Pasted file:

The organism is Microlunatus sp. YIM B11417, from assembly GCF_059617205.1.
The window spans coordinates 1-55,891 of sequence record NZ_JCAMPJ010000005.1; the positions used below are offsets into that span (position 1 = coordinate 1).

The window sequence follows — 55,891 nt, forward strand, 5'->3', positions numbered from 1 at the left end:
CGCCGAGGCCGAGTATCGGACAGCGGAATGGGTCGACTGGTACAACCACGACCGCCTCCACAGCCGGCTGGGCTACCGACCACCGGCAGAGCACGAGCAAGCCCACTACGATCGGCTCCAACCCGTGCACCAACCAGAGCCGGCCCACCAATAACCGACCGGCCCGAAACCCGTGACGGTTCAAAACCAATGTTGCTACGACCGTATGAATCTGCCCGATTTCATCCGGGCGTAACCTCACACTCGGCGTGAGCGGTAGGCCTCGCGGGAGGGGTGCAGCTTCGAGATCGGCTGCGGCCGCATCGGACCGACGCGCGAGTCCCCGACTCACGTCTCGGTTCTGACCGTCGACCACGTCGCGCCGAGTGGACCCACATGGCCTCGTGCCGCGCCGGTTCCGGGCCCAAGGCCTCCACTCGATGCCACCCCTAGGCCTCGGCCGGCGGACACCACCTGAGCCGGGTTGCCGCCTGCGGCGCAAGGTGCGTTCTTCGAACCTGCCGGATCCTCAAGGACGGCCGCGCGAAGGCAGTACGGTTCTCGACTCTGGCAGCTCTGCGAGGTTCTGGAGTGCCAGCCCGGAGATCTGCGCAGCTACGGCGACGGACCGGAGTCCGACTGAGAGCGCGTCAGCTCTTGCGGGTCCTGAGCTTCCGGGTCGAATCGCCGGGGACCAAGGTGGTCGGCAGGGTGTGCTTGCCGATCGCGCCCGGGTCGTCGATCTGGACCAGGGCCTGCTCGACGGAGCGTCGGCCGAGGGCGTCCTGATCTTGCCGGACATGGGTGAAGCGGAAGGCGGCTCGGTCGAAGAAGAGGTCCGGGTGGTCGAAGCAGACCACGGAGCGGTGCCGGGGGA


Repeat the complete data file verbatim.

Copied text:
The organism is Microlunatus sp. YIM B11417, from assembly GCF_059617205.1.
The window spans coordinates 1-55,891 of sequence record NZ_JCAMPJ010000005.1; the positions used below are offsets into that span (position 1 = coordinate 1).

The window sequence follows — 55,891 nt, forward strand, 5'->3', positions numbered from 1 at the left end:
CGCCGAGGCCGAGTATCGGACAGCGGAATGGGTCGACTGGTACAACCACGACCGCCTCCACAGCCGGCTGGGCTACCGACCACCGGCAGAGCACGAGCAAGCCCACTACGATCGGCTCCAACCCGTGCACCAACCAGAGCCGGCCCACCAATAACCGACCGGCCCGAAACCCGTGACGGTTCAAAACCAATGTTGCTACGACCGTATGAATCTGCCCGATTTCATCCGGGCGTAACCTCACACTCGGCGTGAGCGGTAGGCCTCGCGGGAGGGGTGCAGCTTCGAGATCGGCTGCGGCCGCATCGGACCGACGCGCGAGTCCCCGACTCACGTCTCGGTTCTGACCGTCGACCACGTCGCGCCGAGTGGACCCACATGGCCTCGTGCCGCGCCGGTTCCGGGCCCAAGGCCTCCACTCGATGCCACCCCTAGGCCTCGGCCGGCGGACACCACCTGAGCCGGGTTGCCGCCTGCGGCGCAAGGTGCGTTCTTCGAACCTGCCGGATCCTCAAGGACGGCCGCGCGAAGGCAGTACGGTTCTCGACTCTGGCAGCTCTGCGAGGTTCTGGAGTGCCAGCCCGGAGATCTGCGCAGCTACGGCGACGGACCGGAGTCCGACTGAGAGCGCGTCAGCTCTTGCGGGTCCTGAGCTTCCGGGTCGAATCGCCGGGGACCAAGGTGGTCGGCAGGGTGTGCTTGCCGATCGCGCCCGGGTCGTCGATCTGGACCAGGGCCTGCTCGACGGAGCGTCGGCCGAGGGCGTCCTGATCTTGCCGGACATGGGTGAAGCGGAAGGCGGCTCGGTCGAAGAAGAGGTCCGGGTGGTCGAAGCAGACCACGGAGCGGTGCCGGGGGA